Joan Kelly (ARTZ Philadelphia volunteer), linocut, June 2020
This letter comes to you later than it should have and later than I wanted it to. In all honesty, the enormity of what we are confronting in our country and my desire to speak thoughtfully and responsibly — but also from my heart — are the primary reasons for that delay.
Our ARTZ Philadelphia community often looks inward for compassion and care and understanding.
What is outside our living rooms, our streets, our neighborhoods, our community of “people like us” is sometimes too demoralizing, too painful, too derisive and dismissive, too disenfranchising to bear. Living with dementia or loving someone with dementia often means being vulnerable to stereotypes, losing one’s unique identity to the demeaning generalizations that others overlay on “people like them.” We have some understanding as a community, then, of the experience of being “othered,” of being demeaned and dehumanized, and even in some cases, being left to die without comfort or compassion.
Because of this, the events of the past weeks and months demand of us that we look outward, that we take up the challenge of reaching out to and sharing our compassion and empathy with other communities who have been systemically, painfully, and immorally dismissed, derided and disenfranchised.
Dementia does not discriminate, our skins are black, they are brown and they are white. There is no “other” when it comes to dementia. But as with COVID-19, as with incarceration, and as with exposure to systematic brutality carried out by those sworn to protect the most vulnerable among us, dementia disproportionately affects people of color.
ARTZ Philadelphia is not a political organization. But we are an organization of, by and for community and compassion, advocating for the preservation of dignity and humanity in people who are too often perceived as having neither. If the events of the past weeks and months following the deaths of Ahmaud Arbery, Breonna Taylor, George Floyd and Tony McDade — and too horrifically many before them — are not about re-asserting the dignity and humanity of every individual, how can we otherwise make any sense at all of what has happened?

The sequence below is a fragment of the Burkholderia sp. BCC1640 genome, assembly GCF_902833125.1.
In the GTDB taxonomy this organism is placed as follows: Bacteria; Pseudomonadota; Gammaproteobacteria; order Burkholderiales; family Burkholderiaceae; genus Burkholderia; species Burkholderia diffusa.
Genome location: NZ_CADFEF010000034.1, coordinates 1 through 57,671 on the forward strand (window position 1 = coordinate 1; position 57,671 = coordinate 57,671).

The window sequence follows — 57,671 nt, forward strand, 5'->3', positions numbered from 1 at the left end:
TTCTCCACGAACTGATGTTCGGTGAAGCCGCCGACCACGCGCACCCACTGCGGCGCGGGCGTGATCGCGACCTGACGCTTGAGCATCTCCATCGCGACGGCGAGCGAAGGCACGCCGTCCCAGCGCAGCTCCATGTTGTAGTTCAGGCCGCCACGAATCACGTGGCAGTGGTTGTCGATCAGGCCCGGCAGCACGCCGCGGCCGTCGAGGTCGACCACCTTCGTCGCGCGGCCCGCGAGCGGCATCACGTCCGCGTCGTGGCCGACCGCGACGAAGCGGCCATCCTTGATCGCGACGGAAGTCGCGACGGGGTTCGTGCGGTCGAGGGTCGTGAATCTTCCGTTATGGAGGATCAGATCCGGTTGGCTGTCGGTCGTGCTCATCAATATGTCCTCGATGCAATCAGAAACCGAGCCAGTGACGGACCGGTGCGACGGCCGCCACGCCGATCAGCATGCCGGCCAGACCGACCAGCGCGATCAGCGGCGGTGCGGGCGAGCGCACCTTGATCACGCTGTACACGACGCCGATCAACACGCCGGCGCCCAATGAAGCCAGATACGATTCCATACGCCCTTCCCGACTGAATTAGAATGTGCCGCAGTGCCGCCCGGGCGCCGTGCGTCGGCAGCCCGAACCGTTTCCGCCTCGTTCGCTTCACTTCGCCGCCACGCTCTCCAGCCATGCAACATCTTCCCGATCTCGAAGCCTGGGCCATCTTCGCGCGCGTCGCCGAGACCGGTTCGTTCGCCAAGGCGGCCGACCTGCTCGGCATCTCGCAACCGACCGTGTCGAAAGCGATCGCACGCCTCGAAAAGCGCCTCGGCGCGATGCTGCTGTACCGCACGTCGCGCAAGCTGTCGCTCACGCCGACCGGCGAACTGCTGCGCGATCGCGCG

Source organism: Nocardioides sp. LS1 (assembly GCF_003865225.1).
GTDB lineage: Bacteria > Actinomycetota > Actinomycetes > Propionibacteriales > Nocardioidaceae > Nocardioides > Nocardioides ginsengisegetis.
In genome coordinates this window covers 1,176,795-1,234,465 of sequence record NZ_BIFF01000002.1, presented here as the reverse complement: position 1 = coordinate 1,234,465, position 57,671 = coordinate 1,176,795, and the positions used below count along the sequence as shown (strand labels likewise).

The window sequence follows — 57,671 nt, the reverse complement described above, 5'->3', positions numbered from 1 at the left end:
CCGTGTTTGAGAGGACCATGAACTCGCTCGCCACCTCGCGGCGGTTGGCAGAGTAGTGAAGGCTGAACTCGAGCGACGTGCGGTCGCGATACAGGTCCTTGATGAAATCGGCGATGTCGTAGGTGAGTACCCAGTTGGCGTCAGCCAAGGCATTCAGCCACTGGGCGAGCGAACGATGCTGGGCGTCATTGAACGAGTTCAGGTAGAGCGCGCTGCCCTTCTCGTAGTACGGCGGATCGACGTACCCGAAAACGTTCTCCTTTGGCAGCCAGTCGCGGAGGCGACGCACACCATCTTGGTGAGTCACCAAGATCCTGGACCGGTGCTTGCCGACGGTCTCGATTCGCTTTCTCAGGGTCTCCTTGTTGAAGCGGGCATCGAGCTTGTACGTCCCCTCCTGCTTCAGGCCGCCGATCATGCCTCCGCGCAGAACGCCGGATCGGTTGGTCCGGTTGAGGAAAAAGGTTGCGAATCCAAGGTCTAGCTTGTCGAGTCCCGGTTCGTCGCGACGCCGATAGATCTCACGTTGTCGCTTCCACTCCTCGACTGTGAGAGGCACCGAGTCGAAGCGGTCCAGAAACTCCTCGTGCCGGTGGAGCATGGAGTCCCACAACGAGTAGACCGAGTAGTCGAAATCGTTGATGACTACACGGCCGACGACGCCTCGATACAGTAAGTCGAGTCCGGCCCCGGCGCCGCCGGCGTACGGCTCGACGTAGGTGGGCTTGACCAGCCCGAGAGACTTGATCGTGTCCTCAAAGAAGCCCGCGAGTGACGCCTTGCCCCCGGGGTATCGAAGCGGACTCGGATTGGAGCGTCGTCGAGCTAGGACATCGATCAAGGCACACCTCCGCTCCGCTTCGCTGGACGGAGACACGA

One of our Board members shared with me the following anecdote as I was preparing to write this letter to you:
You’ve asked about thoughts concerning the past week. For me it was a memory that had happened several years ago as I was riding a bus.
An African American man who couldn’t have been more than 20 years old got on the bus and sat near me. His face was glowing and in his excitement he turned to me to say that he had just come from a campaign rally for Barack Obama. He pulled out his phone to proudly show me the photo he had taken of Obama speaking to the crowd. I could see that this man believed in Obama’s mission of “HOPE.” I too believed that hope and justice was finally going to be achieved and quietly told the young man that I had planned to vote for Mr. Obama too. I remember the unrest of the 60’s. At that time I thought my generation would help to bring justice for all. I am appalled by the hatred I hear coming from Washington as though nothing had changed in the last 60 years.
I think of that young man sitting on the bus and wonder if he is disillusioned or is he peacefully marching in the name of HOPE?
This is the time for demonstrating in every action we take every day — small or large, routine or out of the ordinary — that we aspire to a different world, a world in which hope still has dominion; that black lives do matter; that we recognize injustice for what it is and are prepared to call it out; and that we see the pain of our black community members.
We are here for you.
ARTZ Philadelphia, Executive Director